Crazy puppy behavior is a normal part of growing up for young dogs.
Normal play behaviors include biting, growling, and wild bursts of energy (the notorious puppy zoomies).
These are all natural stages of physical and mental development in dogs, and luckily there are plenty of ways for puppy parents to cope with and manage them!
Your Crazy Puppy
Every puppy parent has a moment when they think to themselves “my puppy is crazy!”
Crazy puppy behaviors often include:
- bouncing off the walls
- tearing round the yard at 100mph
- biting clothes and hands or feet
- growling fiercely at toys or playmates.
They can be exhausting and even alarming to deal with, especially at a time when you’re likely to be suffering sleep deprivation and a touch of cabin fever.
But don’t despair! Puppies aren’t crazy for long.
This article is full of reassuring information about what’s normal, and how to come through the other side without your crazy puppy turning you into a crazy owner!
Is It Normal For Puppies To Be Crazy?
The truth is, normal puppy behavior is very different to normal human child behavior.
The ways they communicate and play can seem very alien to us. But actually very few puppy owners experience truly abnormal puppy behavior.
Aggressive puppies are very rare.
Aggression is usually borne of fear, and frightened puppies try and hide rather than lash out. After all, they realize they are very small and unlikely to win in a fight!
But it’s also true that some puppies have a lower threshold for becoming over excited than others. After all, they are all individuals, with their own unique disposition.
Size affects our perception too – a crazy German Shepherd puppy is a much more daunting proposition than a crazy Pug puppy doing exactly the same things!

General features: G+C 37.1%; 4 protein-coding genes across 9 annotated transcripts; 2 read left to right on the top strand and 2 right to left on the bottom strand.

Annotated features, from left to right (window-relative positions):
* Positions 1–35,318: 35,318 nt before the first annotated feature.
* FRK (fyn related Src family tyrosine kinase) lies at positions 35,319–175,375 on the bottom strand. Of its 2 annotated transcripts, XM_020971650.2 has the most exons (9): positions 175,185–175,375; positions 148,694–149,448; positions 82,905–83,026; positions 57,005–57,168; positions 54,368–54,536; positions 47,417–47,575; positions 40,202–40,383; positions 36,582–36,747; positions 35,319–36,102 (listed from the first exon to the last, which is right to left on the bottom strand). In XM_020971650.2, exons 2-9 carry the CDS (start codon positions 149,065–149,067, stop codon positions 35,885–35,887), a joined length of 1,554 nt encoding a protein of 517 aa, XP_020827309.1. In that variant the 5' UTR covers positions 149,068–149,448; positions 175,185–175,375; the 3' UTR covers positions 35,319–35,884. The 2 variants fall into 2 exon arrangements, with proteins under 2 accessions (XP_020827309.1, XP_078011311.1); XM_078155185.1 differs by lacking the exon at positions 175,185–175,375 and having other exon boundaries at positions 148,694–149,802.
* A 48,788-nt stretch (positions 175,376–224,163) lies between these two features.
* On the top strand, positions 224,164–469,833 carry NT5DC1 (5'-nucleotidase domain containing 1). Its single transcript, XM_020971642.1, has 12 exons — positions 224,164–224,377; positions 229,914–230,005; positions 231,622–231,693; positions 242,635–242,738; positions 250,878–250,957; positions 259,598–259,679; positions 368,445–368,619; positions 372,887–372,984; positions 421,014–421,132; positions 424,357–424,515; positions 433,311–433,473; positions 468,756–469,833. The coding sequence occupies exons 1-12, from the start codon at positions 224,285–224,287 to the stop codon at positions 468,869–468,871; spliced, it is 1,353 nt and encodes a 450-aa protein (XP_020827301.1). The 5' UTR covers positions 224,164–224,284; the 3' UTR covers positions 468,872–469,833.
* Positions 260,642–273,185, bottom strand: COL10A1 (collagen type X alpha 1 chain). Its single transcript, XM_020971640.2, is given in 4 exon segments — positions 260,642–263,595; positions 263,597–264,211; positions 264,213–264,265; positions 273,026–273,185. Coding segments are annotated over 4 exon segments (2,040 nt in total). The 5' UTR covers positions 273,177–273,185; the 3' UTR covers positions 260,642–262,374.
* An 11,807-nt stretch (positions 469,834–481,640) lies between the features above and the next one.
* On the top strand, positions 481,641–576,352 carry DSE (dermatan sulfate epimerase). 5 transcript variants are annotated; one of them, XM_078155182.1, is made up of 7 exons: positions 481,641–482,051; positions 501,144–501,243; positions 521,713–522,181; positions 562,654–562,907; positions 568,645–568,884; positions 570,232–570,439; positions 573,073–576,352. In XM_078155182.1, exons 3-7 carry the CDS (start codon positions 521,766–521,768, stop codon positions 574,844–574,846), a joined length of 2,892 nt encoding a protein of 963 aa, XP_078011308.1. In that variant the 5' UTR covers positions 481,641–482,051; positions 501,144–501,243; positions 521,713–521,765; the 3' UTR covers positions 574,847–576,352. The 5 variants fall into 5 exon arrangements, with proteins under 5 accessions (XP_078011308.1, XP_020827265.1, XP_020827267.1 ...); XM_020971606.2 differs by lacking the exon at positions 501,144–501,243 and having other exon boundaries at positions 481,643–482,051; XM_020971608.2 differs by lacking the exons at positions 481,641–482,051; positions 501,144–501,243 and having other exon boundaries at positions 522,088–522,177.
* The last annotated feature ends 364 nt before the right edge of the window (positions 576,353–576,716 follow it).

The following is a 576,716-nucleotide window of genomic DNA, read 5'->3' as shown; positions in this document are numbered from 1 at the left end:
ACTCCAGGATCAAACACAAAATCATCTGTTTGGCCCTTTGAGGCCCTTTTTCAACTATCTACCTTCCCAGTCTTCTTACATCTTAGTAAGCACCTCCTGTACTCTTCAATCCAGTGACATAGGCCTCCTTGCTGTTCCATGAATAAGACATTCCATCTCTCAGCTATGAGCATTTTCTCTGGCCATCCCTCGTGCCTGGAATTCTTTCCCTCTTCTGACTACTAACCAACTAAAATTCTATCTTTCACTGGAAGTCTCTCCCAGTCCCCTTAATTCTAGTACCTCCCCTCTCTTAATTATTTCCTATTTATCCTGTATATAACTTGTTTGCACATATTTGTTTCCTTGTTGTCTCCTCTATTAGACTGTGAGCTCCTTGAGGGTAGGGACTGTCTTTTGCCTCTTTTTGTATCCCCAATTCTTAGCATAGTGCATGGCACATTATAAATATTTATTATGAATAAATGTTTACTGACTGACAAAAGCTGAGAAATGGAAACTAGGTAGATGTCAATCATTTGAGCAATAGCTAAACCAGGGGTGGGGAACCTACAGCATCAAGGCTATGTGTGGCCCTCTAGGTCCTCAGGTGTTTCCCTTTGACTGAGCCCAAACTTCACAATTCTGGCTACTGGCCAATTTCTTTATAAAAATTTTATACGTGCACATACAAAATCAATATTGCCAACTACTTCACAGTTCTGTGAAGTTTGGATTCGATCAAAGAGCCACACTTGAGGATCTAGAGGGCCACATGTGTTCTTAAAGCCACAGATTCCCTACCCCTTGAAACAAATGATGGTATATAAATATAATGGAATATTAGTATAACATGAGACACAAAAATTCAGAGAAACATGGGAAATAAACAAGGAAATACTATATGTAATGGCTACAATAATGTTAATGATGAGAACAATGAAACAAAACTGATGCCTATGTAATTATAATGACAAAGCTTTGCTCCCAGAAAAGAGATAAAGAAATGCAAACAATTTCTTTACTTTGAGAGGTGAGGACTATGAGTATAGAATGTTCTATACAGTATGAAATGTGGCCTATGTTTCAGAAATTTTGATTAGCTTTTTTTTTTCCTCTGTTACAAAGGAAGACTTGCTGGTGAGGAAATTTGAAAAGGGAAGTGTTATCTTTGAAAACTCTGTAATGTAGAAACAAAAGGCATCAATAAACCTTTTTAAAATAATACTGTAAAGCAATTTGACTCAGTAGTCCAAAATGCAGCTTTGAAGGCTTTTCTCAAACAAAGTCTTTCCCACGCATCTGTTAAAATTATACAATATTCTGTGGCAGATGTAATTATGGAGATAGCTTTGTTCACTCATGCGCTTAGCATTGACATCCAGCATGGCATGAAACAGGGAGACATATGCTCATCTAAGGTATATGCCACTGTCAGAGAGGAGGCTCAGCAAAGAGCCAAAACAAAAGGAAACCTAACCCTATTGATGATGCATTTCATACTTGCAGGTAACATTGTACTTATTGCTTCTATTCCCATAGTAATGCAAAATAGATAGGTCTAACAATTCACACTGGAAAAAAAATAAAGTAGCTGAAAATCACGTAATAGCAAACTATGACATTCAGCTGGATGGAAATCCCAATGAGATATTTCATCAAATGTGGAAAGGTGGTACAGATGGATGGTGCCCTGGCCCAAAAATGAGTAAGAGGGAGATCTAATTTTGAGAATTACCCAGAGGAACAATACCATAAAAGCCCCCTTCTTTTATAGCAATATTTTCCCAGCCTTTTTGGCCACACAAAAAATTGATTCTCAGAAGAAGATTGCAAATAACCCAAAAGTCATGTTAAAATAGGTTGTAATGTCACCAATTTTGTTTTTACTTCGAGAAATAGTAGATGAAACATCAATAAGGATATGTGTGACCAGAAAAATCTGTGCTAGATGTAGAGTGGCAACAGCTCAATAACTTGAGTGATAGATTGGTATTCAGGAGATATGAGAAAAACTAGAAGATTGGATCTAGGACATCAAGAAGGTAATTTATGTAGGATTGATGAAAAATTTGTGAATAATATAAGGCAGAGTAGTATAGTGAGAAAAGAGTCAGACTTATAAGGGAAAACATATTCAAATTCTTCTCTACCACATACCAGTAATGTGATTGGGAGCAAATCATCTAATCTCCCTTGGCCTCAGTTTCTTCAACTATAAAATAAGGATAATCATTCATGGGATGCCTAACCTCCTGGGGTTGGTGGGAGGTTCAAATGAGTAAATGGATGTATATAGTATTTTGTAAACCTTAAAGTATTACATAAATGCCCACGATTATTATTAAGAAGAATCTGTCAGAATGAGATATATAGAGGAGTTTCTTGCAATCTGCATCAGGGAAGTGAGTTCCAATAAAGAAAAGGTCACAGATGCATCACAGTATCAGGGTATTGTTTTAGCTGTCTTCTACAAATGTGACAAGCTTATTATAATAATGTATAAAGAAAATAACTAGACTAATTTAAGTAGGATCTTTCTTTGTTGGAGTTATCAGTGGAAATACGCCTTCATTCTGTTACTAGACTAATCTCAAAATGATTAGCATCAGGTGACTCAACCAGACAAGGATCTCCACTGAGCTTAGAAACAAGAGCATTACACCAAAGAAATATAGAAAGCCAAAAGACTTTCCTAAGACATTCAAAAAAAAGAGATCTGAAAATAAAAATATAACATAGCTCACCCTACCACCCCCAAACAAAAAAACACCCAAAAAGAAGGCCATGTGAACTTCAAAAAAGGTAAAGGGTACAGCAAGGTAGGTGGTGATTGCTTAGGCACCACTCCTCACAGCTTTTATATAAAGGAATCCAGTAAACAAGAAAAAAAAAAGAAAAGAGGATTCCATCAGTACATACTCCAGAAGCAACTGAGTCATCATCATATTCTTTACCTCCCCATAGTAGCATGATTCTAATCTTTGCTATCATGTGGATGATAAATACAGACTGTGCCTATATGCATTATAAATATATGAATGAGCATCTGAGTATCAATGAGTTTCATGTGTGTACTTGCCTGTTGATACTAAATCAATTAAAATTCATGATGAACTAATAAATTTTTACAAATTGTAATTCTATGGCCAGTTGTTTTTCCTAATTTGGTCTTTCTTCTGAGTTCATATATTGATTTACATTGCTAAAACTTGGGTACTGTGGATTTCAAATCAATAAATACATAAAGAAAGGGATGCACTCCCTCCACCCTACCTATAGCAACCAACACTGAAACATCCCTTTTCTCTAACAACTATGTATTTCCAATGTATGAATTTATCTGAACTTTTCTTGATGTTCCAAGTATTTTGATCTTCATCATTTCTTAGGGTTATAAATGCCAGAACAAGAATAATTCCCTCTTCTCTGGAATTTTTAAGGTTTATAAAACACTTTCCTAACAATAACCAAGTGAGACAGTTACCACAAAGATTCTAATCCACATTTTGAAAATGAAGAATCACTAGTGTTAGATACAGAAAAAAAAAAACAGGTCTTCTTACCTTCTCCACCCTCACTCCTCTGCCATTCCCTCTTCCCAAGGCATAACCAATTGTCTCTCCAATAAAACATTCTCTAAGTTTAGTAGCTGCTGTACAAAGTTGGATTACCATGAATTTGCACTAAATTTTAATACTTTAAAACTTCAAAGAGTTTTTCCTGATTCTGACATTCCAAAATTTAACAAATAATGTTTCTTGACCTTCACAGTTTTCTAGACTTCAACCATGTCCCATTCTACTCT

But really, most puppies acting crazy just have one thing on their mind, and that’s play!
How Puppies Play
Puppies love to play. They occupy that wonderful stage of life where there’s really nothing else to worry about except having fun.
Puppies start playing almost from the moment they can stand and walk.
They explore their environment, try to drag toys and other trophies back to the whelping box, and stage exuberant play fights with their littermates.
One thing all these activities have in common is that puppies do them with their mouths.
Puppies’ mouths are absolutely their best tool for gathering information about their environment and manipulating stuff in it.
They’re also a great tool for initiating play.
Puppies are liable to bite anything they would like to try playing with – trailing clothes, shoes laces, us.
Crazy Puppy Biting
It’s not for nothing that puppies are nicknamed landsharks!
What starts out as cute mouthing at 8 weeks quickly turns into really painful nipping as the first few weeks progress.
The problem is, unlike the littermates they were playing with before, we don’t have a coat of fur to protect our skin!
And all puppies are different. So even experienced puppy parents can get lucky with a not-terribly-bitey puppy first time round, and knocked for six by a real crocopup the next time.
Sometimes people find that their puppy seems to direct most of their biting at one person in the household in particular, and pursue them relentlessly.
It’s a puppy’s way of saying “I have identified you as the most fun person here, whom I would now like to play with. All. The. Time!”
And it’s also their way of saying “I feel safe with you, and confident enough to ask you to play with me, because I trust that you’re kind”.
There are reliable and trusted techniques for overcoming this, and we’ll get to them in just a moment.
Why Does My Puppy Run Around Like Crazy? Puppy Zoomies!
Zoomies, also known as frenetic random activity periods, or frapping, are sudden bursts of wild, unbridled activity.
They can be cute, hilarious, and awful. And quite frequently all three, in under a minute.
During zoomies, puppies race round in circles and bounce off the walls. They don’t usually bark at the same time, but their expression can be very wild-eyed.
These outbursts are so sudden and fast paced, they can be rather shocking.
But they’re a completely normal part of growing up for young dogs.
What Is The Purpose Of Puppy Zoomies?
Nobody knows exactly why puppies get zoomies.
Going a while without exercise, over excitement, and sensory triggers like bath times can all set off a case of the zoomies.
In that respect, zoomies seem to function like a release valve for pent up energy or feelings of awkwardness.